lesmikesell at gmail.com
Fri Feb 1 03:03:52 UTC 2008
Kelly Miller wrote:
>>> Fedora (I believe) are promoting what in the long term is the right
>>> way to go (IMHO). Time will tell if it is truly the correct
>> It's been more than a decade now (if you count fedora as an extension
>> of the earlier RH model) and it just continues to help the monopoly
>> make more money. Doesn't someone define insanity as expecting
>> different results from continuing to do the same thing?
> Ahem, last time I checked, the goal of GNU/Linux was not to break the
> monopoly, but to create the best free software-based system that can be
> made. So uh, how does including non-free components help with that
Most of the contributions to open source software have come from people
who use it in one way or another, or from commercial companies who have
decided for their own reasons to add open licenses to the code they own.
Anything that increases the user base will almost certainly increase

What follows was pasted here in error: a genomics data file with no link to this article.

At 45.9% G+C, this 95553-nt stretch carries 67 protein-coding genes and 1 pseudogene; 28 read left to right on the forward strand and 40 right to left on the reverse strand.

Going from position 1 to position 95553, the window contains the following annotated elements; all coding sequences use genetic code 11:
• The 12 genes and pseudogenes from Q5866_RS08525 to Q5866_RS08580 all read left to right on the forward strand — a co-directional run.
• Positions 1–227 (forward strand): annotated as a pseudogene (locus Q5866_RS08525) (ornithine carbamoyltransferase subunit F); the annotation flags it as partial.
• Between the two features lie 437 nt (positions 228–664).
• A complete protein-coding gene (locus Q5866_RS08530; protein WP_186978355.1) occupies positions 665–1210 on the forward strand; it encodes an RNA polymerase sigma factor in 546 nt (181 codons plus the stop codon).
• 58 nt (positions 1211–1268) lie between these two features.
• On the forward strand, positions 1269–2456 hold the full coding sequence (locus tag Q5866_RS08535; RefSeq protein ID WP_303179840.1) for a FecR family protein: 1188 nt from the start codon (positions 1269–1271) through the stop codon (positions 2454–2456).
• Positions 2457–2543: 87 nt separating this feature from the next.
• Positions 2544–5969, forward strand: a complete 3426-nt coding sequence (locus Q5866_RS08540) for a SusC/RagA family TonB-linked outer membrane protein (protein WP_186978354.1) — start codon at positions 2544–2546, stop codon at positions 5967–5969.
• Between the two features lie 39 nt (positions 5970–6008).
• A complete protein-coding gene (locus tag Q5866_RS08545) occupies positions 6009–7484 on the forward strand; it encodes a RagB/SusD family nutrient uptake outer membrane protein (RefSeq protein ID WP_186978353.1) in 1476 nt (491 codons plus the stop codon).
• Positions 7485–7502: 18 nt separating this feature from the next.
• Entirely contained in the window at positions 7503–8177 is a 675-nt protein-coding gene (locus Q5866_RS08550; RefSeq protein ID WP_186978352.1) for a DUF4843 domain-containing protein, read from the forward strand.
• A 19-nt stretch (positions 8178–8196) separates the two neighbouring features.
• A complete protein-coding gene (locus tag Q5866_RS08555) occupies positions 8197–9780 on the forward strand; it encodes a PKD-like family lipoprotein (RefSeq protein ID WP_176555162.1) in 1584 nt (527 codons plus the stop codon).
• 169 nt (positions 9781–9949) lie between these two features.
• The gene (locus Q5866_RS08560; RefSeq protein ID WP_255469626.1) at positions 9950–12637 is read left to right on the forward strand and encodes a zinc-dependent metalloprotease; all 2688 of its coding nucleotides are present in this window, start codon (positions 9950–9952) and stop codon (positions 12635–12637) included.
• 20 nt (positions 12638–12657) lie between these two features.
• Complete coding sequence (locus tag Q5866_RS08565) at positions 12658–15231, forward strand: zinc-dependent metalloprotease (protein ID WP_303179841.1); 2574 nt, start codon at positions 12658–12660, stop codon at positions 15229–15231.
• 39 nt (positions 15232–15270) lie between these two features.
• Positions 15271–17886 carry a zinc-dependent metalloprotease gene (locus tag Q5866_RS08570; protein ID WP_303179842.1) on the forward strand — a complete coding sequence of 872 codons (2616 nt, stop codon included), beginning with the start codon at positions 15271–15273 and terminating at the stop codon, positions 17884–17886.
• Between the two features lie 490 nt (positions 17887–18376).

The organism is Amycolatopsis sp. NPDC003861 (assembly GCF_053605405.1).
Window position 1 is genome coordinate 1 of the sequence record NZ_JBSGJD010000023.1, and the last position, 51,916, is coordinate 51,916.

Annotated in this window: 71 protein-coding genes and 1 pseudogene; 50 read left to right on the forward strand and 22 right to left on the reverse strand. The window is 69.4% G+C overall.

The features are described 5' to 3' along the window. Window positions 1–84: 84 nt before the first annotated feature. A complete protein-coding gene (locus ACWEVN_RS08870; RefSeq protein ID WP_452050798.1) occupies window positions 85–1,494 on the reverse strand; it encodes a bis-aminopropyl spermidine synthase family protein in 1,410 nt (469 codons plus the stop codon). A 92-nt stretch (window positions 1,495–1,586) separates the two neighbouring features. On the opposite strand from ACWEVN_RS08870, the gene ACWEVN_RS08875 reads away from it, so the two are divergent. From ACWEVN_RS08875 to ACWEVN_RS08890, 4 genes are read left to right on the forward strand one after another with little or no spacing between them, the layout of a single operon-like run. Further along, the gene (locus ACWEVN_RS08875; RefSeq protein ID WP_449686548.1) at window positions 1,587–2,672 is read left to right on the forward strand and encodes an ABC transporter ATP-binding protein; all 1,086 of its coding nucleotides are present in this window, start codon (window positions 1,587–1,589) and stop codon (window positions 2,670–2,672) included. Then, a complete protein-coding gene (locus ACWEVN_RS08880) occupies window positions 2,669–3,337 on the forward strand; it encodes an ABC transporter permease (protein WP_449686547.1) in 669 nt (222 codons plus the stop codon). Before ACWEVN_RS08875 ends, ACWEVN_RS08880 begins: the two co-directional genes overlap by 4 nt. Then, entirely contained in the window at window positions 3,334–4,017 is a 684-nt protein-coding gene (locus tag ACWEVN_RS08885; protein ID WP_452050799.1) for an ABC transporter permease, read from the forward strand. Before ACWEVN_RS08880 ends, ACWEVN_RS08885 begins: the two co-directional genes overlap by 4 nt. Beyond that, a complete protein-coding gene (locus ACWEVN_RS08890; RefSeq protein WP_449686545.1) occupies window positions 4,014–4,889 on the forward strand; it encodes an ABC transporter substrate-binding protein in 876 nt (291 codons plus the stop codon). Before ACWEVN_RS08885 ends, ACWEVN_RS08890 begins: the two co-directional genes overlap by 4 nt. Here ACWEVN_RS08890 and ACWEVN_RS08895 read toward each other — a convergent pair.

the contributor base. And making it easy to obtain all needed software
would help increase the user base.
> I have to agree with RMS' statements on that respect; it isn't
> worth having GNU/Linux replace Windows if it turns into a closed system
> equivalent to Windows itself. What kind of "victory" is that?
First of all, if any virus-spewing Microsoft box can be converted to run
stable, well-tested, standards-conforming software instead, it is a
victory for everyone on the internet. But open source can never 'turn
into' a closed system. The only scenario that might even come close to
that would be if some system were so much better that everyone would
choose it instead - which would also be a victory for everyone having
> And uh, for all your posts about the stability of the system, I have to
> wonder why you're not running Debian stable. AFAIK, that is the only
> distro line that is guaranteed to work without any bugs of any kind,
> mainly because it's years behind the others...
There are 2 kinds of stability - one is unchanging and can be good for
interfaces. The other is reliability. Fedora has neither.
> Asking why 3rd party stuff doesn't work when they're considered outside
> the system is a little odd, wouldn't you say?
No, I wouldn't say that. As with any other operating systems, I expect
to be able to run other programs on it.
> It isn't Fedora's fault
> that VMWare's sytem doesn't work with it; ask VMWare why, since the
> stuff is set up by them.
When the same program works on one version of an operating system but
not on another, there's nothing to ask. The operating system has
clearly failed to provide a usable interface.
lesmikesell at gmail.com
More information about the fedora-list